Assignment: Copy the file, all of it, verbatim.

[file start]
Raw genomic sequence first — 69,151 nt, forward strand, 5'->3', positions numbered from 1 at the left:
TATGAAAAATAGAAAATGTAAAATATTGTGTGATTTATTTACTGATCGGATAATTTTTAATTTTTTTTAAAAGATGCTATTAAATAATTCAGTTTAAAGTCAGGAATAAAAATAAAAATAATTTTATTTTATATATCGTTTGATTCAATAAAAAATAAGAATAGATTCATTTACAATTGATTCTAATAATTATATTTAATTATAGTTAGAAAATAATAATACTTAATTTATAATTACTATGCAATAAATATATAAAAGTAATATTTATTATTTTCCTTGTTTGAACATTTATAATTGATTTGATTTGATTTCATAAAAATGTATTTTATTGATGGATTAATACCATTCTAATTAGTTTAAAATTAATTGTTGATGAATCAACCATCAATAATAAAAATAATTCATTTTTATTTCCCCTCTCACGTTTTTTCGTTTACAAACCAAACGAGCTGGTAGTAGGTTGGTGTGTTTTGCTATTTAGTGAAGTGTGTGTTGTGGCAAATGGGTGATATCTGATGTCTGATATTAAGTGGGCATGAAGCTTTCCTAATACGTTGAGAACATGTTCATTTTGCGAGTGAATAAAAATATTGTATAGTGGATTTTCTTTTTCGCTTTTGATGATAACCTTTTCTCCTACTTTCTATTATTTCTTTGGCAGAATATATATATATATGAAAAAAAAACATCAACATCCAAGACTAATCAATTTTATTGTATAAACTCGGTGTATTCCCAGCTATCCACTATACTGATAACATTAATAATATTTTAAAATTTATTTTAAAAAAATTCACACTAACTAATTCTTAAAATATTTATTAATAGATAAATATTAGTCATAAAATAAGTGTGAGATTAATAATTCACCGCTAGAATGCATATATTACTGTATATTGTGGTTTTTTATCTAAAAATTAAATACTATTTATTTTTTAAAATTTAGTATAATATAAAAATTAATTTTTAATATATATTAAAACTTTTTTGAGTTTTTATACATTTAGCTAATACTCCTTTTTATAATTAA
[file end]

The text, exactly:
Raw genomic sequence first — 69,151 nt, forward strand, 5'->3', positions numbered from 1 at the left:
TATGAAAAATAGAAAATGTAAAATATTGTGTGATTTATTTACTGATCGGATAATTTTTAATTTTTTTTAAAAGATGCTATTAAATAATTCAGTTTAAAGTCAGGAATAAAAATAAAAATAATTTTATTTTATATATCGTTTGATTCAATAAAAAATAAGAATAGATTCATTTACAATTGATTCTAATAATTATATTTAATTATAGTTAGAAAATAATAATACTTAATTTATAATTACTATGCAATAAATATATAAAAGTAATATTTATTATTTTCCTTGTTTGAACATTTATAATTGATTTGATTTGATTTCATAAAAATGTATTTTATTGATGGATTAATACCATTCTAATTAGTTTAAAATTAATTGTTGATGAATCAACCATCAATAATAAAAATAATTCATTTTTATTTCCCCTCTCACGTTTTTTCGTTTACAAACCAAACGAGCTGGTAGTAGGTTGGTGTGTTTTGCTATTTAGTGAAGTGTGTGTTGTGGCAAATGGGTGATATCTGATGTCTGATATTAAGTGGGCATGAAGCTTTCCTAATACGTTGAGAACATGTTCATTTTGCGAGTGAATAAAAATATTGTATAGTGGATTTTCTTTTTCGCTTTTGATGATAACCTTTTCTCCTACTTTCTATTATTTCTTTGGCAGAATATATATATATATGAAAAAAAAACATCAACATCCAAGACTAATCAATTTTATTGTATAAACTCGGTGTATTCCCAGCTATCCACTATACTGATAACATTAATAATATTTTAAAATTTATTTTAAAAAAATTCACACTAACTAATTCTTAAAATATTTATTAATAGATAAATATTAGTCATAAAATAAGTGTGAGATTAATAATTCACCGCTAGAATGCATATATTACTGTATATTGTGGTTTTTTATCTAAAAATTAAATACTATTTATTTTTTAAAATTTAGTATAATATAAAAATTAATTTTTAATATATATTAAAACTTTTTTGAGTTTTTATACATTTAGCTAATACTCCTTTTTATAATTAA